A name familiar to any long-time W-League fan, Tseng spent two seasons at Canberra United between 2009 and 2011 as part of a jetsetting career that has seen her win titles in Serbia and Austria, as well as spells in Iceland, France, the United States, and Croatia. Despite bursting onto the scene at the 2002 AFC U19 Women’s Championship, Tseng has made only a handful of appearances for her national team over the last few years, and after recently considering retirement, will hopefully have a chance to sign off her international career with a bang in this tournament.
|The More You Know…||Chinese Taipei was the original Asian football superpower, winning three consecutive AFC Women’s Championships between 1977 and 1981, as well as OFC Oceania Women’s Championships in 1986 and 1989. The side also reached the quarter-finals of the inaugural Women’s World Cup in 1991, qualifying as one of the two best third-placed teams by virtue of a superior goalscoring record, before losing 7-0 to eventual champions the United States.|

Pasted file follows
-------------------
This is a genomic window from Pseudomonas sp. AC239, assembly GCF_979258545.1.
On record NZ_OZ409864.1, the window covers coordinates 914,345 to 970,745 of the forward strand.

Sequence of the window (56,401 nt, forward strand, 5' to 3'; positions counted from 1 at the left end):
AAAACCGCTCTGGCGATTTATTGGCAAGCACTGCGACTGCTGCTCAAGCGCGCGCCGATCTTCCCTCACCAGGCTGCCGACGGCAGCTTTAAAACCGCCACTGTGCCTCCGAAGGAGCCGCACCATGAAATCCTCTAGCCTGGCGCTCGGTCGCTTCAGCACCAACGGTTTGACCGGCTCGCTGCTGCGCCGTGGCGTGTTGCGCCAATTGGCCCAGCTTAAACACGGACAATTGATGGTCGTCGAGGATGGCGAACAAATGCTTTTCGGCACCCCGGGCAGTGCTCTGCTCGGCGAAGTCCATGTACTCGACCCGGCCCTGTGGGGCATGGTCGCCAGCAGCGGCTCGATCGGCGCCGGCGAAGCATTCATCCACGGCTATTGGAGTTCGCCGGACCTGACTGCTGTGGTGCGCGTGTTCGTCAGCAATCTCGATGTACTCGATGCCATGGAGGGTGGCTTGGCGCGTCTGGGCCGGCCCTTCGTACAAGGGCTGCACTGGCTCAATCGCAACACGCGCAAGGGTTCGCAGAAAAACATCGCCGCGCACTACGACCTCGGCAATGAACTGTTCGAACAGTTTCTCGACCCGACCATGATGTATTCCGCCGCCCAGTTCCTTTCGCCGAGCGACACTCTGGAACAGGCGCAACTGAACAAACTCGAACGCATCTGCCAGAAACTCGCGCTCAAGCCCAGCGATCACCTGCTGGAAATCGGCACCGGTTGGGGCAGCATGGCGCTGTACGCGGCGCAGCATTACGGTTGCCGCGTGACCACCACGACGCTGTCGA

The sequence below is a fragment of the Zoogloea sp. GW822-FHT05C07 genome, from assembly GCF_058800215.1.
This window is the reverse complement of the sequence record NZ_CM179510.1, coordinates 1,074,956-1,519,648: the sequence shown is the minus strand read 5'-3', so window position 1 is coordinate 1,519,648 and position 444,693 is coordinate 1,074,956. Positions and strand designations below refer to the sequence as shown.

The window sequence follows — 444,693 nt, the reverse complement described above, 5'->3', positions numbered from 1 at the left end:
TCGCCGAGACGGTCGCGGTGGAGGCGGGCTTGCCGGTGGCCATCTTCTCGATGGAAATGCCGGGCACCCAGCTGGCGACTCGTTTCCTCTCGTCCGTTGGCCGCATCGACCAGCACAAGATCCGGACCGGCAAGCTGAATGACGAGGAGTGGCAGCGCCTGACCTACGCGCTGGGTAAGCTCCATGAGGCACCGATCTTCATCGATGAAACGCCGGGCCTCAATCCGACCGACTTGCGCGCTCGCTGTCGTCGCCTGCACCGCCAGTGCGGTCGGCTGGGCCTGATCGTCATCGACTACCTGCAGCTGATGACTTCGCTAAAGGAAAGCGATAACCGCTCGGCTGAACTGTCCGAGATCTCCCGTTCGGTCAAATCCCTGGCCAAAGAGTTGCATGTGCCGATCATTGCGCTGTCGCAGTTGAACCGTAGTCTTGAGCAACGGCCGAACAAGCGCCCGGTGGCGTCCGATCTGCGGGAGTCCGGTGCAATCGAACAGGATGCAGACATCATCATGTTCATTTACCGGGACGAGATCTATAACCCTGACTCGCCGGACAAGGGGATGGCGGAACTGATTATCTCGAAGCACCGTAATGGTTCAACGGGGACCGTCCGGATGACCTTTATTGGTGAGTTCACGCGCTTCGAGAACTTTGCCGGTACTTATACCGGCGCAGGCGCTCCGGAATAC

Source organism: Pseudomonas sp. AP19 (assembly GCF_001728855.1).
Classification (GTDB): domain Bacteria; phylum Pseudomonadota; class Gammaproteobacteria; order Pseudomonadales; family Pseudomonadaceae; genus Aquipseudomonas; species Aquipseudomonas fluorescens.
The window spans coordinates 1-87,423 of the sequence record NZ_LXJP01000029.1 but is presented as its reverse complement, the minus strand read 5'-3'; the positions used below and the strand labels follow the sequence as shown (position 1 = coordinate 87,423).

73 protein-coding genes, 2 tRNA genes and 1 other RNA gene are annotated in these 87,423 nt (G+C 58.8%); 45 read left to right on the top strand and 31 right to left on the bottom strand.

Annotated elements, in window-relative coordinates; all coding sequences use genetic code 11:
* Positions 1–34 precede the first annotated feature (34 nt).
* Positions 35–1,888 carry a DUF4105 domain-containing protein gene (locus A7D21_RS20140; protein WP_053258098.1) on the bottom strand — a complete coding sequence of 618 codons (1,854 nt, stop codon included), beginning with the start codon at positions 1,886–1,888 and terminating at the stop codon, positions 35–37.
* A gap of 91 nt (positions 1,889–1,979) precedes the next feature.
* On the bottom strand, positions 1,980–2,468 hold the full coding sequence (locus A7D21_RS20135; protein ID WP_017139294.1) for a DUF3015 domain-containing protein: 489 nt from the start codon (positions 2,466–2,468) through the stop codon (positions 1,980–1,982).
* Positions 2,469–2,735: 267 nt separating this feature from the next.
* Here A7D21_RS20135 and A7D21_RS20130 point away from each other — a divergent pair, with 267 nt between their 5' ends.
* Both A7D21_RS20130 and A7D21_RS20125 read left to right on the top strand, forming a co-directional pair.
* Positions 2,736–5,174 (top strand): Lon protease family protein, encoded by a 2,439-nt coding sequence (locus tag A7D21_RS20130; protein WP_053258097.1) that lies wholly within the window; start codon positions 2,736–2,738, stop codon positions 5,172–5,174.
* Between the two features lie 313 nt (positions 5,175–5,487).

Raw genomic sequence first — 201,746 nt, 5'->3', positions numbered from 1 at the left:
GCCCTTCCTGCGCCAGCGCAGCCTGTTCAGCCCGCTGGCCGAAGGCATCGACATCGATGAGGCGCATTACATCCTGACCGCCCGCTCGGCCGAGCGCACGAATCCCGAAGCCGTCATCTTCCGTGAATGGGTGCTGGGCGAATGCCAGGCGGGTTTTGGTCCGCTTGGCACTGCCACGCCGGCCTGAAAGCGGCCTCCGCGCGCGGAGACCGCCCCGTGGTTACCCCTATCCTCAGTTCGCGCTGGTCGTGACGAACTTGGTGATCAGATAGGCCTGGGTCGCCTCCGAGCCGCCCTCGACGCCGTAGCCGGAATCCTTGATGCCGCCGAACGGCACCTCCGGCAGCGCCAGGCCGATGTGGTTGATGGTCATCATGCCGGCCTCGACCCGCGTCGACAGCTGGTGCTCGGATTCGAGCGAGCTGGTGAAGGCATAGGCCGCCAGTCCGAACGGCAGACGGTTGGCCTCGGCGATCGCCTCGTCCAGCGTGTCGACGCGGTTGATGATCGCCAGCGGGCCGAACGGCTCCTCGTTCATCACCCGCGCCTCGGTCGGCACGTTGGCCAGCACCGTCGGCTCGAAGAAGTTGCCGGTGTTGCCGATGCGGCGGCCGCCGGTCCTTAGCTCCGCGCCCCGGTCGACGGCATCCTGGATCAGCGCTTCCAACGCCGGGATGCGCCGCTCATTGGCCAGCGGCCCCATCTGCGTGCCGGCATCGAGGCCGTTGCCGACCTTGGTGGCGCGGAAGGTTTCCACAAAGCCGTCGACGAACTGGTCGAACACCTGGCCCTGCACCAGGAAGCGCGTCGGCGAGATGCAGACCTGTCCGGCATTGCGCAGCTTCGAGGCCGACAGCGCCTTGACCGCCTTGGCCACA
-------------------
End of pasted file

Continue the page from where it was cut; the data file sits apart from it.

THAILAND – (THA)
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To paraphrase the footballing cliché, 2019 was a year of two halves for Thailand: after losing five of their first six matches for the year, Naruphol Kaenson’s team were written into Women’s World Cup history for all the wrong reasons, losing 0-13 to the United States in the sides’ opening group game. Two more defeats – 1-5 to Sweden and 0-2 to Chile – would follow, though Kanjana Sungngoen’s stoppage time goal in Nice would be remembered as one of the moments of the tournament with the emotions of players and staff spilling over on the sideline in celebration of Thailand’s first-ever World Cup goal. The latter half of 2019 however was much kinder to Chaba Kaew, losing only twice in their last 11 outings; unfortunately though, those 0-1 losses came against rivals Vietnam in extra time, in both the ASEAN Football Federation Championship final and the Southeast Asian Games final.